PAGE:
Patient Care brings primary care clinicians a lot of medical news every day—it’s easy to miss an important study. The Daily Dose provides a concise summary of one of the website's leading stories you may not have seen.
On December 1, 2022, we reported on an analysis of the original landmark Dietary Approaches to Stop Hypertension (DASH) trial published in the American Journal of Cardiology.
Researchers evaluated the effects of 3 dietary approaches on 10-year risk of atherosclerotic cardiovascular disease (ASCVD)based on blood pressure and lipid measurements made before and after the intervention period of 8 weeks. The dietary approaches were a typical “Western” diet (control; low in fiber, high in fat and sodium), a diet heavy in fruit and vegetables, or the DASH diet, which encouraged high intake of fruits, vegetables, and low-fat dairy products, and had a favorable macronutrient profile.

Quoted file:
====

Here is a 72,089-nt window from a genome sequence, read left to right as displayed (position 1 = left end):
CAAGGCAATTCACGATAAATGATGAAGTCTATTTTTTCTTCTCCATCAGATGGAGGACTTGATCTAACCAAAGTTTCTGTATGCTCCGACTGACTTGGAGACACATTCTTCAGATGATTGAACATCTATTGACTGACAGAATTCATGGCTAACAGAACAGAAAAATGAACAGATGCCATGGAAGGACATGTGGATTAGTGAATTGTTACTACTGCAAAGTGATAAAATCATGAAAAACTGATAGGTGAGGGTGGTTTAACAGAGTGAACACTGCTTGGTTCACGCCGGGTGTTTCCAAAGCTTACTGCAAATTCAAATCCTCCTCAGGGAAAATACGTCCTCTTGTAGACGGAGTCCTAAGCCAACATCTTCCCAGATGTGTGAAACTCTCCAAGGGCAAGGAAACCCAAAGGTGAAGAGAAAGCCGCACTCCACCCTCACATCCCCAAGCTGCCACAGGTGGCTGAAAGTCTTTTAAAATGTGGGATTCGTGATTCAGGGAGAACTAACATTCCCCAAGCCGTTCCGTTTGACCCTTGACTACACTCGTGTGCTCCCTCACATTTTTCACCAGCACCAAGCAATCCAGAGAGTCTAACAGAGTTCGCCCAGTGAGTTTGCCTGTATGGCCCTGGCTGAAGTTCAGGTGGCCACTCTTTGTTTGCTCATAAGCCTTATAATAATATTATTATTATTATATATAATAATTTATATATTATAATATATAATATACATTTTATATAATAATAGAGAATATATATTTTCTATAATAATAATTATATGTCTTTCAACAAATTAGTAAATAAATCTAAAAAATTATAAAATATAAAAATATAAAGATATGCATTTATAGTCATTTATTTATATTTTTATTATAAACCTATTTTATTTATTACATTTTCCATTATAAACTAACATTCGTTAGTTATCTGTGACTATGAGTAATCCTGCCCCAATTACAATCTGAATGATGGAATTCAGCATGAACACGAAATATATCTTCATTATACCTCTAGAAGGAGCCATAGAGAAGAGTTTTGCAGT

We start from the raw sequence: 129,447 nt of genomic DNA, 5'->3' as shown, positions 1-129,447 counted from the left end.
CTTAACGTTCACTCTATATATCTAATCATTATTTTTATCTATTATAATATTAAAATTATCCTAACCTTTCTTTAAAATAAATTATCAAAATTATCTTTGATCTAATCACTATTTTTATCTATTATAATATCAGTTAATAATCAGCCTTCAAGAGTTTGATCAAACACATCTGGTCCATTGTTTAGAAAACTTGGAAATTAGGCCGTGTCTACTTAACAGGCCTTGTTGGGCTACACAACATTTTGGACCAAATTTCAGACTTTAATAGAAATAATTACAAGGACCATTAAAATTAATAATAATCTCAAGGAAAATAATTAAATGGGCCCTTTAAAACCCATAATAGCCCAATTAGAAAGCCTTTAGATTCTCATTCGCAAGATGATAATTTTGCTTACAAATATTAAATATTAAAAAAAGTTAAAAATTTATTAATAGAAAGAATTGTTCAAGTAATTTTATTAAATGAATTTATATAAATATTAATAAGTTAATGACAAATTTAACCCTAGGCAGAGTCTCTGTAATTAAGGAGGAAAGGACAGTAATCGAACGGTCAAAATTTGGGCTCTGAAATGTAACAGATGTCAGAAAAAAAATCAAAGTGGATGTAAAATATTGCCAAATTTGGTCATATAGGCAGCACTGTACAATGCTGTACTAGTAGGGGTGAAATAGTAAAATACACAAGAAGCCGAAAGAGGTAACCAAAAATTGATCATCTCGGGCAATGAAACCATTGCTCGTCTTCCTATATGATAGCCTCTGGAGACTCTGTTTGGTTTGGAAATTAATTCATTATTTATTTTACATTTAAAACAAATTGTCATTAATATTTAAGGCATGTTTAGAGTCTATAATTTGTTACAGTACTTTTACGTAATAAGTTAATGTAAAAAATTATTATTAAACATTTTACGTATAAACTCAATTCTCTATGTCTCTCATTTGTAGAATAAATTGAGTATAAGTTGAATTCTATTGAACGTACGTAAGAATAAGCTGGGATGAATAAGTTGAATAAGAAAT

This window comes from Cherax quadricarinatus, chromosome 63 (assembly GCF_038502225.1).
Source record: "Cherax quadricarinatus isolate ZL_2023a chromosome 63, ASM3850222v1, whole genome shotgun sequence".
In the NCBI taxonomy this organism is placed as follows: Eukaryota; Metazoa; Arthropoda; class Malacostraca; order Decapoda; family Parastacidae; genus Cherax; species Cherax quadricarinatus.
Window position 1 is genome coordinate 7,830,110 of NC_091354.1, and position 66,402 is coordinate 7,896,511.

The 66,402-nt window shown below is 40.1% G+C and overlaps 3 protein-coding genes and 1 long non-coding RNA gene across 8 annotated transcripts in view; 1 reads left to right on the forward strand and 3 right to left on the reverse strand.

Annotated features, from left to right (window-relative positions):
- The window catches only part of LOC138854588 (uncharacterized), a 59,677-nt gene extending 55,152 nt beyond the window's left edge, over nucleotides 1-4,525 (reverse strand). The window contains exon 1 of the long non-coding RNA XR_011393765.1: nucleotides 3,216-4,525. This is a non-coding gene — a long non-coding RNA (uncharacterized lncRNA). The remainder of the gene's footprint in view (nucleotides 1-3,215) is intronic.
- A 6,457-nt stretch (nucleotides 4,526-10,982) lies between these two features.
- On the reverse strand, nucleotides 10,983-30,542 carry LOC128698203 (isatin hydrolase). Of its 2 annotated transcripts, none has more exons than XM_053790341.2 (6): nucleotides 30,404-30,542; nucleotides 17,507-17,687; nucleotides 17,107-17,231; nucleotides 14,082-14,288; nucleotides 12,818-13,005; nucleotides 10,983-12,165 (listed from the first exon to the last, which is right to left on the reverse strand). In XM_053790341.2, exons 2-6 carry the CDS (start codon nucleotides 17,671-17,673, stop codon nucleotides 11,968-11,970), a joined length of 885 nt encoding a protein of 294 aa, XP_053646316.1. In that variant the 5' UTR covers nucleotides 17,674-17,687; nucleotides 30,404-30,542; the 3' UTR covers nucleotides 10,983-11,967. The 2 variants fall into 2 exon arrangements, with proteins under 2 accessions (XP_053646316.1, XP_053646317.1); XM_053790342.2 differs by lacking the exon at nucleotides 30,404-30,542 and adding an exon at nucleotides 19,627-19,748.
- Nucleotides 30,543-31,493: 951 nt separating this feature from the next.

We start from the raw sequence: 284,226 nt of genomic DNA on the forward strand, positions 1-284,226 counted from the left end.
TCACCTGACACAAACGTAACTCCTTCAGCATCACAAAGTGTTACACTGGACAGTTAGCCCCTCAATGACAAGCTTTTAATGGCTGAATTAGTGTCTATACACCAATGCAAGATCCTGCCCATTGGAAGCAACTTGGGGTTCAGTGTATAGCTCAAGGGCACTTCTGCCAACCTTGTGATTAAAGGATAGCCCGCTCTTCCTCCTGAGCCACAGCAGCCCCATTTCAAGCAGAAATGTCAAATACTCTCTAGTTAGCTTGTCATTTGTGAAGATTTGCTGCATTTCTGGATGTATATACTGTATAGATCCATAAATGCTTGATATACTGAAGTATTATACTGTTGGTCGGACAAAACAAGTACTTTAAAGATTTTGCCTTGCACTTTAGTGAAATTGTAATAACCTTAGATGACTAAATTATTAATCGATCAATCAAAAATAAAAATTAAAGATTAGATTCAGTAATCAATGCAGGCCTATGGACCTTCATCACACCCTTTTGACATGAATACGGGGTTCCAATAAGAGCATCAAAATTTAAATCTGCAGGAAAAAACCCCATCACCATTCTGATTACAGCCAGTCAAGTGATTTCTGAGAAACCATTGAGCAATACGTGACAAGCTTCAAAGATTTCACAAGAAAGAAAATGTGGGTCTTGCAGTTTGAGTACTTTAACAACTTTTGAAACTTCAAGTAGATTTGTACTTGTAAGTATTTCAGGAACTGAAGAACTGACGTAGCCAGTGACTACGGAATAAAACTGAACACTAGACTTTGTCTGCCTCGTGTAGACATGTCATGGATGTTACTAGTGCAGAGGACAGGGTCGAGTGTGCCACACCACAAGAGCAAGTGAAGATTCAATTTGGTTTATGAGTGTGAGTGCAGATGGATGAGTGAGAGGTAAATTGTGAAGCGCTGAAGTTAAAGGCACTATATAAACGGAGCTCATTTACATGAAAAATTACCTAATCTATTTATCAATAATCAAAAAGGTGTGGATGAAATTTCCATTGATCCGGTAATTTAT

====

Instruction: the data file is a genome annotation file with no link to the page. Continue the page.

Investigators found that adherence to the DASH diet vs the control diet during the trial was associated with a -10.3% (95% CI, -14.4 to -5.9) reduction in 10-year ASCVD risk. Findings were similar when they compared the results of following the control diet with following the fruits and vegetables diet with the latter associated with a -9.9% (95% CI, -14.0 to -5.5) reduction in 10-year ASCVD risk score. The impact of both regimens, the team observed, was greater among women and Black adults in the cohort.
"Our study suggests that the DASH dietary pattern may offer Black adults more prevention benefits than the emphasis on fruits and vegetables alone. This is particularly relevant as dietary pattern has been identified as one of the most important mediators of hypertension risk among Black adults."